ACP Warns Some Private Insurers Eliminating Waivers Put in Place During Pandemic

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Hopes to work with insurers to continue flexibility, including waivers, throughout the pandemic

Nov. 6, 2020 (ACP) – The American College of Physicians is very concerned about the potential risk of private insurance companies eliminating waivers during the coronavirus pandemic. The waivers are crucial for patient health and physician reimbursement.

“During this time of uncertainty, insurers are starting to take away the crucial flexibilities that they granted earlier during the pandemic,” said Brian Outland, ACP director of regulatory affairs. “Some insurers have announced they'll stop waiving cost sharing for telehealth services and even some in office visits. They may also eliminate waivers of prior-authorization requirements and other forms of flexibility.”

According to a report in The New York Times, “Two of the largest health insurers, Anthem and UnitedHealthcare, are no longer waiving co-payments and deductibles for some [patients] beginning on Oct. 1.” People who have been relying on telehealth to avoid the risk for potential exposure in the emergency room or a doctor’s office during the coronavirus pandemic “will need to check with their insurers to see how much they will now owe for a virtual visit.”

As the Times noted, insurers have made billions of more dollars than usual this year despite the pandemic. Anthem's net income for the second quarter more than doubled during the same period in 2019 to $2.3 billion, and UnitedHealthcare's net income rose by nearly double to $6.7 billion. They made more money during the first wave of the pandemic because fewer Americans were visiting medical offices and undergoing elective care due to fear that they'd be infected with COVID-19.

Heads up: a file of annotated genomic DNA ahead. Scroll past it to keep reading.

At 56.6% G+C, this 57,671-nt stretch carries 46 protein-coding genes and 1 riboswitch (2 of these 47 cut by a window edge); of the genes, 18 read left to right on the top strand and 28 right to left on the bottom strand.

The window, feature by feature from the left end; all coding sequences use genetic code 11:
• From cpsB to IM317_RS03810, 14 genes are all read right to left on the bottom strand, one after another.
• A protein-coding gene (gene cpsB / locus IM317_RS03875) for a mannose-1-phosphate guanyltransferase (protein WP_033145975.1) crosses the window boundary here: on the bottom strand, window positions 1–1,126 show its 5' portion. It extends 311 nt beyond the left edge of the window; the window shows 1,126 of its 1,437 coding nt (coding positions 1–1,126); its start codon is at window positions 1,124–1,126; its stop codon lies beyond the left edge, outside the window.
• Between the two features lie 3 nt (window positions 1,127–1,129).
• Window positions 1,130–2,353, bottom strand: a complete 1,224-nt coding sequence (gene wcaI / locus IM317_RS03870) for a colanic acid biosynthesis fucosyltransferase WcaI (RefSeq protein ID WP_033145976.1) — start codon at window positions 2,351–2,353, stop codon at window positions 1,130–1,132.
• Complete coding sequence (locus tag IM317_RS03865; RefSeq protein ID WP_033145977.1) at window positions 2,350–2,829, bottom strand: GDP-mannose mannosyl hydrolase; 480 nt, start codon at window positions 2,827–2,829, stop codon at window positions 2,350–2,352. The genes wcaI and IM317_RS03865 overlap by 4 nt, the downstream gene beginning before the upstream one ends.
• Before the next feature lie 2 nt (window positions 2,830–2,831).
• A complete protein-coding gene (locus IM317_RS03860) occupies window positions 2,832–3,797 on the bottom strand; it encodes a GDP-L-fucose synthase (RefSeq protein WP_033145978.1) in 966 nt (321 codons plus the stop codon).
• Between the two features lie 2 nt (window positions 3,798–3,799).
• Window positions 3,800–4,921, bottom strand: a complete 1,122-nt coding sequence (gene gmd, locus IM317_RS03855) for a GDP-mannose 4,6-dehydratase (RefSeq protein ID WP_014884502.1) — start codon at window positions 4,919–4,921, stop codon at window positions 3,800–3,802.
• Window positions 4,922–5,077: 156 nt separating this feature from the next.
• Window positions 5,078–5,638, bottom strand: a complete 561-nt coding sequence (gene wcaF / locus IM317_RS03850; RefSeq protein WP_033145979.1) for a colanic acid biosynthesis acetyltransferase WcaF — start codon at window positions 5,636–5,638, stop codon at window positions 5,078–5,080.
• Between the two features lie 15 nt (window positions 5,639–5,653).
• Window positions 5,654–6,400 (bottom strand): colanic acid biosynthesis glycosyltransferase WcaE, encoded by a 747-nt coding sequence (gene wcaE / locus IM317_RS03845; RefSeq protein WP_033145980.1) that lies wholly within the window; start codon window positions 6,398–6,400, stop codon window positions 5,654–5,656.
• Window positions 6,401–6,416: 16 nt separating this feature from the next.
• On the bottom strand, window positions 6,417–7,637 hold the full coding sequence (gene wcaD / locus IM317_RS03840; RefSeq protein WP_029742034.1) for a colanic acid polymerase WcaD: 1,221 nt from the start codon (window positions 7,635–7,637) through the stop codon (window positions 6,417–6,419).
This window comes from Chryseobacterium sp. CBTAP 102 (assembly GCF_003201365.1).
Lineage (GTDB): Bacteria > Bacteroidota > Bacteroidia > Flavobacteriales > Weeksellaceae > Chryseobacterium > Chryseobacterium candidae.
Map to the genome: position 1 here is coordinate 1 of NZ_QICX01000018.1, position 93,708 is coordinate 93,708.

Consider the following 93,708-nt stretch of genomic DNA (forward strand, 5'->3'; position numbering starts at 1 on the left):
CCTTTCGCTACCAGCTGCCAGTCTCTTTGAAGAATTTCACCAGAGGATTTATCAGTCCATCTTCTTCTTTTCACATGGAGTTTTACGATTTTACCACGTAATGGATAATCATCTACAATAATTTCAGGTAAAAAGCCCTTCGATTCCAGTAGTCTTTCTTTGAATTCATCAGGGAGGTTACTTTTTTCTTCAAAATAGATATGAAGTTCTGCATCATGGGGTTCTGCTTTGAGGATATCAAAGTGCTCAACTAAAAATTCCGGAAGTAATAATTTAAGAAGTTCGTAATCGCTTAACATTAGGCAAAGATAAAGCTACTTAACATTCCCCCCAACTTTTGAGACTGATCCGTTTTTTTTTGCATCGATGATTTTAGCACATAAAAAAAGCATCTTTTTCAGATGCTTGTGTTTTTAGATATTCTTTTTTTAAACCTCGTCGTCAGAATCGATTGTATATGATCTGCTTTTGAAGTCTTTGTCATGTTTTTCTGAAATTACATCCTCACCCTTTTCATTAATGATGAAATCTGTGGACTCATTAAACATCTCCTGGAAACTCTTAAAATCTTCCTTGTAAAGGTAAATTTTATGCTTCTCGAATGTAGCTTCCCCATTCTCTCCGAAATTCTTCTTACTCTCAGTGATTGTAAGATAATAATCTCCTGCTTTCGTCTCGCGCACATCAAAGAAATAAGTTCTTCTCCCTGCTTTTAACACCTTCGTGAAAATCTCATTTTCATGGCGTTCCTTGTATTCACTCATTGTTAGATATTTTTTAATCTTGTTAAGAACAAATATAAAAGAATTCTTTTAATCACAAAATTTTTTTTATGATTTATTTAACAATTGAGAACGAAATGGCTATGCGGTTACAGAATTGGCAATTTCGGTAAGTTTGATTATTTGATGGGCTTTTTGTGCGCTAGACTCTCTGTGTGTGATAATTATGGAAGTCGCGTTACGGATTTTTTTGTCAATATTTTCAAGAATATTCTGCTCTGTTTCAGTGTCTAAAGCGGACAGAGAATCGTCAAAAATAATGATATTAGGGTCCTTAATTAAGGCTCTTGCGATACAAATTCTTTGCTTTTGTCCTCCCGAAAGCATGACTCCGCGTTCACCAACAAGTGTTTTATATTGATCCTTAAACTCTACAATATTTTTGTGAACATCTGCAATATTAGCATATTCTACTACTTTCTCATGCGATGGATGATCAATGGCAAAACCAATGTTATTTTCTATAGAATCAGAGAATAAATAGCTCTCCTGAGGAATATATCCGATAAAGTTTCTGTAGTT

ACP is deeply disturbed by the refusal of the insurers to keep the copay waivers in place. “These patients may not want to go back to the physical offices of their physicians,” Outland said. “And some aren't working and may not have the funds to pay copays for any appointments regardless of whether they're in person or via telehealth.”

ACP is also concerned about other prospective moves by insurers. For one, they may remove prior authorization waivers for certain drugs and medical supplies like oxygen. For another, they may restore limits on early prescription refills, a move that could force patients to make more visits to drugstores during outbreaks. And ACP is worried that private insurers may eliminate reimbursement for telehealth visits. “Physicians and patients in rural areas will especially be hurt by this move because many patients have limited access to in-person care,” Outland said.

These changes come during an especially uncertain time for physicians. Many are suffering from the financial devastation wrought by the pandemic. They must still pay for overhead like the leases of their physical offices even if patients are wary of coming in and prefer to meet via telehealth, Outland said.

Meanwhile, a third wave of the pandemic is unfolding across the nation, and its impact on primary care practices is uncertain. A new report by the Commonwealth Fund reveals that weekly adult visits to primary care doctors in early October reached – and actually exceeded – the baseline levels in early March before the pandemic. But a “twindemic” of flu and COVID-19 in the winter could scare away patients as it did earlier in 2020.

ACP is preparing letters to send to insurers and state insurance officials about the elimination of waivers and flexibility. “We'd like to see the insurers work with ACP on ways to come to an agreement to continue flexibility – including these waivers – throughout the pandemic,” Outland said. “The health of patients must be the top priority. ACP will continue to speak up on behalf of patients and physicians.”

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Back to the November 6, 2020 issue of ACP Advocate